'Searching' Review: An Electrifying Thriller That Unfolds Entirely On Computer Screens [Sundance]

When 16-year-old high school student Margot Kim (Michelle La) goes missing, her father (John Cho) mounts a desperate attempt to find her in Searching, a fast-paced, nail-biting mystery that plays out entirely on computer screens. While the 2015 horror movie Unfriended unfolded on one screen, Search expands the gimmick to multiple computers and cell phones, creating an immersive experience that's instantly engaging. This stylistic choice is executed to absolute perfection by first-time filmmaker Aneesh Chaganty, who uses it to draw a clever juxtaposition of our online lives and our daily reality while telling a dynamic story that grabs you from the first minute and doesn't let go until its frantic conclusion. This movie rules.

Through a prologue that rivals the one in Pixar's Up, Chaganty quickly establishes the Kim family – David (Cho), Pam (Sara Sohn), and their daughter Margot – through a Windows computer. As each person logs into his or her personal account on their shared computer, we learn about them through their desktop wallpapers, YouTube videos (example: Margot taking piano lessons from her mom), and personal photos. But as my earlier reference to Up implies, one of these characters isn't around for long: as Margot grows up, we follow Pam's valiant battle with lymphoma until she ultimately succumbs to the disease. Chaganty imparts this information through a deleted calendar notification (the heartbreaking "Mom comes home!") and a first day of school photo that features only Margot and David; all three family members had been present in the photo for every preceding grade.

Once we catch up to modern day, the action begins: Margot doesn't come home one night after a study group meeting. We've seen through texts and FaceTime calls that she and her dad have a decent relationship, so David isn't worried at first. But when Margot doesn't answer his texts or phone calls, the seriousness of the situation starts to hit home, and he and the empathetic Detective Vick (Debra Messing) begin sifting through digital clues on Margot's computer in an attempt to track her down. Google maps, streaming sites, videos of local newscasts, and even app-controlled security footage are all used to terrific effect.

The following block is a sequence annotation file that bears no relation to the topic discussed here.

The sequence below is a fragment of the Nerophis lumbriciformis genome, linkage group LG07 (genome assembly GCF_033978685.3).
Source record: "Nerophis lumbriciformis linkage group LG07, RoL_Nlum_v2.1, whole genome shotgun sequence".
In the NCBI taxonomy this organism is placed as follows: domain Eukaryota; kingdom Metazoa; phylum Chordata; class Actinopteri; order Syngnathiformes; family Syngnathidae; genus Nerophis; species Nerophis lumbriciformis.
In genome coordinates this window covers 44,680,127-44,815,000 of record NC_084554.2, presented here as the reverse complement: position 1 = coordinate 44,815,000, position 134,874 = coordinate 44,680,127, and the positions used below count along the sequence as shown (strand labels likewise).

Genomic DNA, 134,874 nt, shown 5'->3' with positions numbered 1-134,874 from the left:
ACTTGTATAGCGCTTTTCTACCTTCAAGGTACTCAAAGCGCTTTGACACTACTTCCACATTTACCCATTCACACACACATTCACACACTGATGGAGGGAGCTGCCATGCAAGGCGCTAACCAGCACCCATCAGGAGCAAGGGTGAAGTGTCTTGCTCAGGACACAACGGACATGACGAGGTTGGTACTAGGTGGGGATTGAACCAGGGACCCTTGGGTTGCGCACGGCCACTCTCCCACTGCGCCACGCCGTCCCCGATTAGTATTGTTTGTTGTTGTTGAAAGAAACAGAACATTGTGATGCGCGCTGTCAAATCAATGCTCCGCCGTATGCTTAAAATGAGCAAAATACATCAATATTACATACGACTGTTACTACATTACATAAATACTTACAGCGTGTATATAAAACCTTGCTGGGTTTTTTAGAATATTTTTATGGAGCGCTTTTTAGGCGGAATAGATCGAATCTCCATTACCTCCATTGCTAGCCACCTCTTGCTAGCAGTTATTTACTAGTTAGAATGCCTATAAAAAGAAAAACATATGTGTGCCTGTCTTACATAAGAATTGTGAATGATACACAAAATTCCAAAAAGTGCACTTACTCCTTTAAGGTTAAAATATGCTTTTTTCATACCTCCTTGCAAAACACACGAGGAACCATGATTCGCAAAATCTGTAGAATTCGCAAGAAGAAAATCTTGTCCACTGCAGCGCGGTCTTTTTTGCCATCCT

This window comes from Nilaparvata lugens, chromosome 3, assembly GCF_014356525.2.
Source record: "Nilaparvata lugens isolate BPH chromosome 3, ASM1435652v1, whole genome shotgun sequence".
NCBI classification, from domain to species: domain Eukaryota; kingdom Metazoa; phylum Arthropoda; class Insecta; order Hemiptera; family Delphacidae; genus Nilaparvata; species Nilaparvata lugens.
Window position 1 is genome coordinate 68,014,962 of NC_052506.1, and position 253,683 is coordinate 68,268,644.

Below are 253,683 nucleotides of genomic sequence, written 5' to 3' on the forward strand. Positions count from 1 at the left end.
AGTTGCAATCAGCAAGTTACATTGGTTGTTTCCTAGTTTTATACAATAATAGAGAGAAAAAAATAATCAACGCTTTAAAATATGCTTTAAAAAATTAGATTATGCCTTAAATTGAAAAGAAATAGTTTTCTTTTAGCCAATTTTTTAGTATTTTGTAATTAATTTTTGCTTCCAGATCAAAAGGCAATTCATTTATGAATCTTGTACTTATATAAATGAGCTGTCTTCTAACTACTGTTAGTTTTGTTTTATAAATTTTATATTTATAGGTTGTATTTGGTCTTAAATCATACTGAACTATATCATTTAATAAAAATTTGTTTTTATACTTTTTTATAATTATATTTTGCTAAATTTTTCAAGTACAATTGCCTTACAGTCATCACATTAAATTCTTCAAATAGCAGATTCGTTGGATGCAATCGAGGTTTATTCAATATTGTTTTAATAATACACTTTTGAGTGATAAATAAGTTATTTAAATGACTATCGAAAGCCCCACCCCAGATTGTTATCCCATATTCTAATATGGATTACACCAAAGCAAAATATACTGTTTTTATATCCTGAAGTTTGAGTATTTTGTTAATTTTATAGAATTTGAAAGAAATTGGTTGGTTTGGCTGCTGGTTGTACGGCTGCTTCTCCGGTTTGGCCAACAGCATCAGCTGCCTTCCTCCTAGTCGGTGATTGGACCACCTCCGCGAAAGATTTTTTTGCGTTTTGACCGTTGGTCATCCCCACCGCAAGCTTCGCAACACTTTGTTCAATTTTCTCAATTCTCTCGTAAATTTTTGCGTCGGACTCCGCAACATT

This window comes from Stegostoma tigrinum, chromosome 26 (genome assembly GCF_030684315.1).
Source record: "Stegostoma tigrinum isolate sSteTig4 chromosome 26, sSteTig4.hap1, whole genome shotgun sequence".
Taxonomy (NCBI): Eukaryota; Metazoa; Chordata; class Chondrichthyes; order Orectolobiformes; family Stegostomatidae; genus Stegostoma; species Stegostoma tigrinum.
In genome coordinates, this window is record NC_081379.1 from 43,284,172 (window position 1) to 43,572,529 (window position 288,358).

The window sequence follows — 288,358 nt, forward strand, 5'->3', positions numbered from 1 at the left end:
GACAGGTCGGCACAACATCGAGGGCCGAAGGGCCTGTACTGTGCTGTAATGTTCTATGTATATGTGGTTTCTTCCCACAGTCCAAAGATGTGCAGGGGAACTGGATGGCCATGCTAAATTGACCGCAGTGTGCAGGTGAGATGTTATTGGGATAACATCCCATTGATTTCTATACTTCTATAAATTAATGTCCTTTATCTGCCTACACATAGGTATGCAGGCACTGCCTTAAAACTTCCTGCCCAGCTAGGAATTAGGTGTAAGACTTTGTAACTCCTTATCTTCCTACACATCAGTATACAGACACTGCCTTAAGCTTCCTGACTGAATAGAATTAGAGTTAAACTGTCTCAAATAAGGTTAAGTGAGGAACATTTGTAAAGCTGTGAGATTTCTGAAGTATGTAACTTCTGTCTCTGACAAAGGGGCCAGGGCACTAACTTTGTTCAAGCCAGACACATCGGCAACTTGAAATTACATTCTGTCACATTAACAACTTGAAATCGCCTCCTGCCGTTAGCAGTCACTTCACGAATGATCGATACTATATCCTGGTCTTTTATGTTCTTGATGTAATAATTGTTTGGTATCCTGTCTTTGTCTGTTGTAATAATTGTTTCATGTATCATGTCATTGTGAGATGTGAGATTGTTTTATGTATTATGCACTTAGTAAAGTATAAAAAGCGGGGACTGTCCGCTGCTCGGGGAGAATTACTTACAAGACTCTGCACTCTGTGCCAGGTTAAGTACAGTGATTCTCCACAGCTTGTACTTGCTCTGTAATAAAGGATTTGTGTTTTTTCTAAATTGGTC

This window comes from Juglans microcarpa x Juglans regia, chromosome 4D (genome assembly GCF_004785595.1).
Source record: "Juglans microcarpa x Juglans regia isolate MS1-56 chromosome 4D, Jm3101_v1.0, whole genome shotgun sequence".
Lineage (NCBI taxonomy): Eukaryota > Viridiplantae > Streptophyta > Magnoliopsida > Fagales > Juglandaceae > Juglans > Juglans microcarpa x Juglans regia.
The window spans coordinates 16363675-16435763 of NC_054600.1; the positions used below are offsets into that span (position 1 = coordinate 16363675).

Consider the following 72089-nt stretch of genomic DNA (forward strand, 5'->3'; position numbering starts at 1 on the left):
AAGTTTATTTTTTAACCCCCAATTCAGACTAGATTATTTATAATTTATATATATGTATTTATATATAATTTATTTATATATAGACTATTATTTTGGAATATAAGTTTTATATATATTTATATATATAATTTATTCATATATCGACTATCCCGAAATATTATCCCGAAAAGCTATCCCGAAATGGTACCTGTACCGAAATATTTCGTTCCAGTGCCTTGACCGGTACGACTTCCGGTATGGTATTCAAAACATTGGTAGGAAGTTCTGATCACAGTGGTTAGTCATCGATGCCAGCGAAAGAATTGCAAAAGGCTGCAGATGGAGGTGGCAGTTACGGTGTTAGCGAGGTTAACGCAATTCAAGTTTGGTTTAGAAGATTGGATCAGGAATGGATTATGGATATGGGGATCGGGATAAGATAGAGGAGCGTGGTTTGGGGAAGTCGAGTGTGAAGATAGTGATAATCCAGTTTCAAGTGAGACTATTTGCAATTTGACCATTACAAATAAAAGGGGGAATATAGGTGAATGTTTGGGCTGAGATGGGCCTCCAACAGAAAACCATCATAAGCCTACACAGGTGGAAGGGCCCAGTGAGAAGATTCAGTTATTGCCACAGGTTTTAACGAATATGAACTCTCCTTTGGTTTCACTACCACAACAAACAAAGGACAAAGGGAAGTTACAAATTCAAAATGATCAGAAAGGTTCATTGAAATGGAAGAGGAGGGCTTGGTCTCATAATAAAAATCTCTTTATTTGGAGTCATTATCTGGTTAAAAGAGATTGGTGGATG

The film has a voyeuristic quality to it, and it's kind of unnerving to learn how much can be gleaned about someone through their digital fingerprints. "I didn't know my daughter," David confesses to Vick, and as the story progresses, the movie's twists and turns present some pretty horrific implications for what may have happened to her – including a realization that someone close to her may be a prime suspect. The narrative itself isn't the most original thing you've ever seen – if I had one complaint, it'd be that the story may rely a bit too much on pretty conventional mystery tropes. But execution goes a very long way, and those minor nitpicks are totally obliterated by the sheer audacity of this movie and the seamless way Chaganty extracts drama from tools that are cold and uncaring by design.

You might think that watching a story play out across screens might put you at a distance from the events being depicted, and perhaps that'd be the case if the film were in less capable hands. But there are plenty of legitimately moving moments here, as well as scenes of suspense that I'd put up against just about anything else. (A live-stream is stopped due to buffering at precisely the right instant for maximum effectiveness, a tactic that's thankfully only used once.) This is largely a showcase for the always-terrific John Cho, who capitalizes in the best way by delivering a personal, heart-wrenching performance as a father whose desperation becomes more palpable with every passing minute.

But more than anything, this is a coming out party for Aneesh Chaganty, an exciting young filmmaker whose next project will be at the very top of my most anticipated upcoming movies list. He's able to elevate this story (which he co-wrote with Sev Ohanian) far beyond its central gimmick and deliver one of the most formally daring pieces of entertainment I've seen in a long time. An electrifying, emotional, and wildly entertaining thriller, Searching is my favorite film of the Sundance Film Festival so far.

/Film Rating: 10 out of 10